One thing becomes clear when you boot up Destiny following the release of The Taken King: you’re supposed to feel dread. That overwhelming sense of awe and discovery that was inspired by Year One’s theme has taken an ominous turn. The composition that once played while I was in orbit — one of my favourite pieces of video game music — has now been replaced by an arrangement that sounds just that little bit more sinister. There’s a change in mood here that starts with the soundtrack and permeates through the level design.
That being said, the latest chapter of the story has been brought to life by a small, but memorable cast of characters, many of whom had appeared from the beginning but have only now found their voice. Cayde-6, voiced by Firefly and Castle star Nathan Fillion is the primary quest-giver for the fight against Oryx. Fillion doesn’t just provide mission briefings, he’s the star of several cutscenes and also provides colourful mid mission dialogue.
Nolan North of Uncharted fame replaces the unfairly-maligned Peter Dinklage in the role of your Ghost. Both actors turn in stellar performances, and while the script isn’t written to elicit much of an emotional response, the added dramatic flavour makes it that little bit easier to complete a strike, story or patrol mission for the three hundredth time.
By Tim Colwill on September 22, 2015 at 5:19 pm
Imagine if someone built a computer model of your brain — complete in all ways, so lifelike and complex that it was impossible to tell it apart from a real brain. Uploaded into a body and able to move around, learn and feel — what is the difference between the simulated you and the real you? How would you know if you were the original? And what would happen if more copies were made, different snapshots of you at different times?
SOMA asks questions like these. SOMA is everything I love.
By Jess Colwill on September 22, 2015 at 2:45 pm
The final story-based DLC for Dragon Age: Inquisition is being touted as the answer to all of your questions. If you’ve played the game you’ll know which ones I mean. You know, how after [spoiler], [spoiler] goes on to [spoiler] and we all go, “say whaaaaaat?”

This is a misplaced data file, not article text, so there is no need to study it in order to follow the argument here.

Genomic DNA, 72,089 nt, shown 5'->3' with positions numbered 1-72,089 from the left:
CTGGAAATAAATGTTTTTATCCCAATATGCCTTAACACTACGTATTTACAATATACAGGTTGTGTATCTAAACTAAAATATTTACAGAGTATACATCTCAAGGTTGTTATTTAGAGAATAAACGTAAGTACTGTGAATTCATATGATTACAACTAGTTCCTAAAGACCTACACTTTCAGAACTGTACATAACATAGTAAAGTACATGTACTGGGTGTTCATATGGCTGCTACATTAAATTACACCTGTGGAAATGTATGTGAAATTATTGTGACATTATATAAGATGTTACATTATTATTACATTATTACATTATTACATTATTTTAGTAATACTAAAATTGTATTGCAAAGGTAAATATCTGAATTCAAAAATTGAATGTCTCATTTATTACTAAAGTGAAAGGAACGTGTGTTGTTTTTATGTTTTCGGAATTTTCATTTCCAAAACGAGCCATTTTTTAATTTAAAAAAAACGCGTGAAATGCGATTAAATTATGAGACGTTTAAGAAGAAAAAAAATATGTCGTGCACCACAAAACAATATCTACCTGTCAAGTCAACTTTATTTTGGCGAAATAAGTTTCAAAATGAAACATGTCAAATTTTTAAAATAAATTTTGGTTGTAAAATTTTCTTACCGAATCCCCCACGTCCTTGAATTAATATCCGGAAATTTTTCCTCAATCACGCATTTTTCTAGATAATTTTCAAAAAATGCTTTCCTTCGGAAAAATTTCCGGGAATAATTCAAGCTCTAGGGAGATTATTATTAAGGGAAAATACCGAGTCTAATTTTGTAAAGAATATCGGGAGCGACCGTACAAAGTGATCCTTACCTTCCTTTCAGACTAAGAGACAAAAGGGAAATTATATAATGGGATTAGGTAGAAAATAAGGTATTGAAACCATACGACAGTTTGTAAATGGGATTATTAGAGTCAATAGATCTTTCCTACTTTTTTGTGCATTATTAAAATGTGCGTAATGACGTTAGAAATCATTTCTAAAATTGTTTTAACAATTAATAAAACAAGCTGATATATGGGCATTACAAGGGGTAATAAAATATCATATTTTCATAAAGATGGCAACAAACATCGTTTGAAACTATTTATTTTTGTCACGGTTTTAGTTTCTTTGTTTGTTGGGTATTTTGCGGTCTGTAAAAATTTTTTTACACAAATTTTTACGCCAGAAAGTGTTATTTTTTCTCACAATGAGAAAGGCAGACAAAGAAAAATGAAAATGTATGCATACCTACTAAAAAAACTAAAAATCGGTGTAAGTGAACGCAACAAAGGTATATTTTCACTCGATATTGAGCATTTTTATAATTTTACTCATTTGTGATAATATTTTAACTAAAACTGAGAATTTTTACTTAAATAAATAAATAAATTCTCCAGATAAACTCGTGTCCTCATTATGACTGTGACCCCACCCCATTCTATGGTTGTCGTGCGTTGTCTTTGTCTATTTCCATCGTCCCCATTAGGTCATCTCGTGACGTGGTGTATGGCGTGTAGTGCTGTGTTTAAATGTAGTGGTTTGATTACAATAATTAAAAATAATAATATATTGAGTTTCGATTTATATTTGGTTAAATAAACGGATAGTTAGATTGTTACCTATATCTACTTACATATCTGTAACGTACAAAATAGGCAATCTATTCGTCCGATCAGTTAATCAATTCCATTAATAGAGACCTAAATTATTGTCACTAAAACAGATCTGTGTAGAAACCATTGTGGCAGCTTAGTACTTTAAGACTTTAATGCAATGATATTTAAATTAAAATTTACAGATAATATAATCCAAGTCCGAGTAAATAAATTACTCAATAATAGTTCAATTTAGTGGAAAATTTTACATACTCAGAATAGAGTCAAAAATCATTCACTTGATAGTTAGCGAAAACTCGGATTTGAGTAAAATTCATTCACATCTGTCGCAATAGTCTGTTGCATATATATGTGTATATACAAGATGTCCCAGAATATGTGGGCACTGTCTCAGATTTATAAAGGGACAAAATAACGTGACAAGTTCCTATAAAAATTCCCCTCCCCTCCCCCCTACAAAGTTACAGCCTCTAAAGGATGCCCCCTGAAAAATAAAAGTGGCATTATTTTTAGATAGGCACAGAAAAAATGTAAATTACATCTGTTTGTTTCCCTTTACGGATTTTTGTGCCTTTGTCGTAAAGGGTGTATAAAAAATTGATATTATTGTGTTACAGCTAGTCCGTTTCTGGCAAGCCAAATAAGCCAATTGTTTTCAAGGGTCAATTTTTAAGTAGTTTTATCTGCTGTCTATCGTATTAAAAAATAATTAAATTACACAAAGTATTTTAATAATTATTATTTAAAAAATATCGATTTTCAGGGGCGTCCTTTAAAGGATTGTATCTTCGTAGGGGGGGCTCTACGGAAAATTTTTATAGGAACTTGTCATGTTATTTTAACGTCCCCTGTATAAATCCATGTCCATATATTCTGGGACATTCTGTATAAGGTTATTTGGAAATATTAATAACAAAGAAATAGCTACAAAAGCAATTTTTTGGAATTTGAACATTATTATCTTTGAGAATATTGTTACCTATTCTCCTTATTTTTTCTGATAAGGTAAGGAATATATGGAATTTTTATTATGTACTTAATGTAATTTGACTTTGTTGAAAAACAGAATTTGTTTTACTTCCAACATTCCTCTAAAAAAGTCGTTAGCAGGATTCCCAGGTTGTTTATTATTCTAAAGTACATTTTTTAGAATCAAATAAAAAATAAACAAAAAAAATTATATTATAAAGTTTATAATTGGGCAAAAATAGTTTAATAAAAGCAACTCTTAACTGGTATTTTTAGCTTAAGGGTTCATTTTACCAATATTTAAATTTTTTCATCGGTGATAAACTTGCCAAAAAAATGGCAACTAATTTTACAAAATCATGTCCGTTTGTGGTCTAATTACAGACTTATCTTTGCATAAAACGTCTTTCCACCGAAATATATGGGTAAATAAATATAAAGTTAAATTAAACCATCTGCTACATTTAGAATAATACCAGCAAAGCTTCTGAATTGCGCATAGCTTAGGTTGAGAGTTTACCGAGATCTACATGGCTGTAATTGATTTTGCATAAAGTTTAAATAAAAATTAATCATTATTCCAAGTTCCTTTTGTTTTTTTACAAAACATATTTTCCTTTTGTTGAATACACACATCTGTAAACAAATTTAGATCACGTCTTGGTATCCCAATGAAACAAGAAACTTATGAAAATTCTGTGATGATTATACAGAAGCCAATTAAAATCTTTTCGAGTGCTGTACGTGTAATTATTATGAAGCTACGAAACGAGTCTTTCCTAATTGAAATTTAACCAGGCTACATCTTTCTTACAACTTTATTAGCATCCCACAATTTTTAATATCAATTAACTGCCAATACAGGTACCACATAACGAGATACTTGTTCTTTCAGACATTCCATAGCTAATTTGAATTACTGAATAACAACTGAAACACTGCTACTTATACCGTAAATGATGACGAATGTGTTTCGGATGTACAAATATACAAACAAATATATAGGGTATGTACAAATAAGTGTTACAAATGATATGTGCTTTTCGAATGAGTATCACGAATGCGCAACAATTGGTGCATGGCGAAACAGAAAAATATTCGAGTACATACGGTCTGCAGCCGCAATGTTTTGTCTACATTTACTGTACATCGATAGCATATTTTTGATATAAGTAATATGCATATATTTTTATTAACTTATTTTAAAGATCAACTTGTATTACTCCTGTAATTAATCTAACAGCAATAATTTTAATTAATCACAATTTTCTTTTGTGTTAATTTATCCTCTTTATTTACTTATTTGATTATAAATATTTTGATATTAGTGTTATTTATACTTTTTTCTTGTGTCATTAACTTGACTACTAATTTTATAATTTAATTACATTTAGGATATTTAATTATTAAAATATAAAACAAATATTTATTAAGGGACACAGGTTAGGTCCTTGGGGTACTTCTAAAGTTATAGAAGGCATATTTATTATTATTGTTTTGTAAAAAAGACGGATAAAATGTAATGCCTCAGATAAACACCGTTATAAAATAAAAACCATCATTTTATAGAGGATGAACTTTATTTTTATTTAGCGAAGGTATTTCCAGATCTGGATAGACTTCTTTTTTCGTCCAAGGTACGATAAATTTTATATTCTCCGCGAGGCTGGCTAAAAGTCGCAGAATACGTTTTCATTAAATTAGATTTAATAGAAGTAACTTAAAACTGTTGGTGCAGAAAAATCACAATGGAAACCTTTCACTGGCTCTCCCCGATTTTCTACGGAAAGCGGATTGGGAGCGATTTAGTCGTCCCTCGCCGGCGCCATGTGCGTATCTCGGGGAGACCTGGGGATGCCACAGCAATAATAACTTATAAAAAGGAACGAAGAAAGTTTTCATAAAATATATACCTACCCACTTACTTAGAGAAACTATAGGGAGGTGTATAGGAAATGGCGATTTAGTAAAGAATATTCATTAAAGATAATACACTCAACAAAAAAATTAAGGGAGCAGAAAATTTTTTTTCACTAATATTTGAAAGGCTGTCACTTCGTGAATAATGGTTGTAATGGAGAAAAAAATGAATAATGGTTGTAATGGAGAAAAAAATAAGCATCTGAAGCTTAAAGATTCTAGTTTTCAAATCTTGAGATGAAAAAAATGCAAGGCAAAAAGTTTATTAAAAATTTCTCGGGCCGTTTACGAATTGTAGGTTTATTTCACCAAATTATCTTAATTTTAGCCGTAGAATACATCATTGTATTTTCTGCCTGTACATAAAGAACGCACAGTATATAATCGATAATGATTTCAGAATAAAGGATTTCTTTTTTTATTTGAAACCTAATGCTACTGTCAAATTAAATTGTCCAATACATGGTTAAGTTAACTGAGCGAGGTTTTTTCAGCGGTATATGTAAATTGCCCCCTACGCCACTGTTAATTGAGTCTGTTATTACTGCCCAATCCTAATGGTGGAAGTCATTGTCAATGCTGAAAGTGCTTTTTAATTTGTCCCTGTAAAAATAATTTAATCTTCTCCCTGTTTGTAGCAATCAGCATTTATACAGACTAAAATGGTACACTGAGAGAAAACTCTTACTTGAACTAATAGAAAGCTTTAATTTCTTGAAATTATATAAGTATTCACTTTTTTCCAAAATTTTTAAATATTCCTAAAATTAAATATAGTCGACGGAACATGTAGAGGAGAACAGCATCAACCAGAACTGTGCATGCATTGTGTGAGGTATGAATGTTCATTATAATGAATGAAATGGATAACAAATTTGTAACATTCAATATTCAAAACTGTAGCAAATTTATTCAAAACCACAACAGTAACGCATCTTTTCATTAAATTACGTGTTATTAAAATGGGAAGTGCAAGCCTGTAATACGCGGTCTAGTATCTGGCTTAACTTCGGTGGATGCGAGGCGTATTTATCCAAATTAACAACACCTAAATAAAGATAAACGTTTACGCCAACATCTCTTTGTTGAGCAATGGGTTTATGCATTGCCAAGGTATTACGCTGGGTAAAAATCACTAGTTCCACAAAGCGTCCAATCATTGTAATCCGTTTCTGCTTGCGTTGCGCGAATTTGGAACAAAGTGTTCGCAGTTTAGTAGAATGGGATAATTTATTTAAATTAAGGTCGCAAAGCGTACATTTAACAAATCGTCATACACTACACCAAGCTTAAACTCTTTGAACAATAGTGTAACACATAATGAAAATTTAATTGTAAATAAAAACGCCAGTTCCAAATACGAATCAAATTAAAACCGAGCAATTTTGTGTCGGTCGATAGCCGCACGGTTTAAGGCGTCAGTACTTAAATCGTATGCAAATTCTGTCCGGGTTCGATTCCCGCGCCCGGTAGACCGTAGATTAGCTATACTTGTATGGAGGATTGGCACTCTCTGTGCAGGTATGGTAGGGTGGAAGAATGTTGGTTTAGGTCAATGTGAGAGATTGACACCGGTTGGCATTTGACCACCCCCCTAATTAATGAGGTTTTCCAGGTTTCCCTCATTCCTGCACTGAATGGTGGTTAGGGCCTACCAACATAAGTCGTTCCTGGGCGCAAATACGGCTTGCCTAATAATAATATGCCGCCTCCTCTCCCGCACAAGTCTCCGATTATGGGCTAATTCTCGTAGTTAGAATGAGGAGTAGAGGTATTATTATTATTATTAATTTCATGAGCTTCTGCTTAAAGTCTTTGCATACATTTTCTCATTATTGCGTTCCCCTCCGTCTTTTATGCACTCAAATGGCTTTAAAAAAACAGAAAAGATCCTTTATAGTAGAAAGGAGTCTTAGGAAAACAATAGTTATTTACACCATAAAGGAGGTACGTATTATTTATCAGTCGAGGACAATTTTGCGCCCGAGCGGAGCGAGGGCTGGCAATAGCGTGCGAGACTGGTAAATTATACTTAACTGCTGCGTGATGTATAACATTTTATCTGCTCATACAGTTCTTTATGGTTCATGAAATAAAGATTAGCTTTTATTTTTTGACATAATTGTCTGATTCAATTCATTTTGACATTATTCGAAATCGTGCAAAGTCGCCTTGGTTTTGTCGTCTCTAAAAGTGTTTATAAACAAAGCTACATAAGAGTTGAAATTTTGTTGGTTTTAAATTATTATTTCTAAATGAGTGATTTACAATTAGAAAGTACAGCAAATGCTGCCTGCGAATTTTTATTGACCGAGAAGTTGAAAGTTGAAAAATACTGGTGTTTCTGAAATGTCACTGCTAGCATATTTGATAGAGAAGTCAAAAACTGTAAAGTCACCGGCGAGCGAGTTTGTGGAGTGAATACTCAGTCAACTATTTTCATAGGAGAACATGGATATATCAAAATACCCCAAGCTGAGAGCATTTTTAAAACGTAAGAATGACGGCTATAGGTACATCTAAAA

While some of those questions will be answered, those answers will mostly leave you with more questions. And those answers are hard-won by having to actually play through the DLC, so don’t come into Trespasser expecting to sit down with [spoiler] and have a chat over tea and biscuits while they explain all the ins and outs of their cunning scheme to you.
But you know what is interesting about Trespasser? I can’t believe I’m saying this but: the questions it leaves you asking. Mostly because they seem to pretty heavily suggest not only that there will be a fourth Dragon Age game, but that it is already in development, with a setting and a vague story already decided.
By Tristan Damen on September 18, 2015 at 10:27 am
It’s strange to acknowledge my attachment to guns. Fictional guns, no less. This Tuesday night at 7pm, however, the moment I’d been dreading for about a month came to pass. My two most reliable tools got locked away in my vault in first person inventory space manager and MMO-lite, Destiny.
My Gjallahorn, the exotic (for those not in the know, the highest grade of rarity) rocket launcher that was key to undoing any end game enemy, was now ostensibly useless. An uncommon machine gun of the filthiest green was presented early on as a more powerful replacement. My Vision of Confluence, the lynchpin of loadouts that felled Crota, Atheon and Skolas, was now holding me back from cracking Destiny’s new missions and its latest mystery, the Light system.